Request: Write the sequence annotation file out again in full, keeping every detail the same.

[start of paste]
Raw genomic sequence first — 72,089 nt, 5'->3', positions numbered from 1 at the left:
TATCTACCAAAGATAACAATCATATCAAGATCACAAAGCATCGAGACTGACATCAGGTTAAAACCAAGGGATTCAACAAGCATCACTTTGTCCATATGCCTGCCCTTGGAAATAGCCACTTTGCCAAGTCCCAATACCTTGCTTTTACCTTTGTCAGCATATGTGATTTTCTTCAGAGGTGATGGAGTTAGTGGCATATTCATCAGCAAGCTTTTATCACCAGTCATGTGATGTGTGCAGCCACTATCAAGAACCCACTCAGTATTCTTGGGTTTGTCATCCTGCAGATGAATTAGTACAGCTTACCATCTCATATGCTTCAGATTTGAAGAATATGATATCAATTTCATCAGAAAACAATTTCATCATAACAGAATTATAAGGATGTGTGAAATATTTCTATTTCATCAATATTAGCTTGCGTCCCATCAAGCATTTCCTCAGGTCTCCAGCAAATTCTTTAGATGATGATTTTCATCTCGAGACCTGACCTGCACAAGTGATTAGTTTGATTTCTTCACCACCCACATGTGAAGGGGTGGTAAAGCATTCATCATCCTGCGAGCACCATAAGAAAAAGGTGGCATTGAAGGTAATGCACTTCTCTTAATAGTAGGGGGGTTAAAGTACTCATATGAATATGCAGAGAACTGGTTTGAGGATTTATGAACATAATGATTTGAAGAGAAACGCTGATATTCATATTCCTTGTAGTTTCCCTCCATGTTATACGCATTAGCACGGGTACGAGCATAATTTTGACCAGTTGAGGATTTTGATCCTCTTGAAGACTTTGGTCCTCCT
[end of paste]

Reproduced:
Raw genomic sequence first — 72,089 nt, 5'->3', positions numbered from 1 at the left:
TATCTACCAAAGATAACAATCATATCAAGATCACAAAGCATCGAGACTGACATCAGGTTAAAACCAAGGGATTCAACAAGCATCACTTTGTCCATATGCCTGCCCTTGGAAATAGCCACTTTGCCAAGTCCCAATACCTTGCTTTTACCTTTGTCAGCATATGTGATTTTCTTCAGAGGTGATGGAGTTAGTGGCATATTCATCAGCAAGCTTTTATCACCAGTCATGTGATGTGTGCAGCCACTATCAAGAACCCACTCAGTATTCTTGGGTTTGTCATCCTGCAGATGAATTAGTACAGCTTACCATCTCATATGCTTCAGATTTGAAGAATATGATATCAATTTCATCAGAAAACAATTTCATCATAACAGAATTATAAGGATGTGTGAAATATTTCTATTTCATCAATATTAGCTTGCGTCCCATCAAGCATTTCCTCAGGTCTCCAGCAAATTCTTTAGATGATGATTTTCATCTCGAGACCTGACCTGCACAAGTGATTAGTTTGATTTCTTCACCACCCACATGTGAAGGGGTGGTAAAGCATTCATCATCCTGCGAGCACCATAAGAAAAAGGTGGCATTGAAGGTAATGCACTTCTCTTAATAGTAGGGGGGTTAAAGTACTCATATGAATATGCAGAGAACTGGTTTGAGGATTTATGAACATAATGATTTGAAGAGAAACGCTGATATTCATATTCCTTGTAGTTTCCCTCCATGTTATACGCATTAGCACGGGTACGAGCATAATTTTGACCAGTTGAGGATTTTGATCCTCTTGAAGACTTTGGTCCTCCT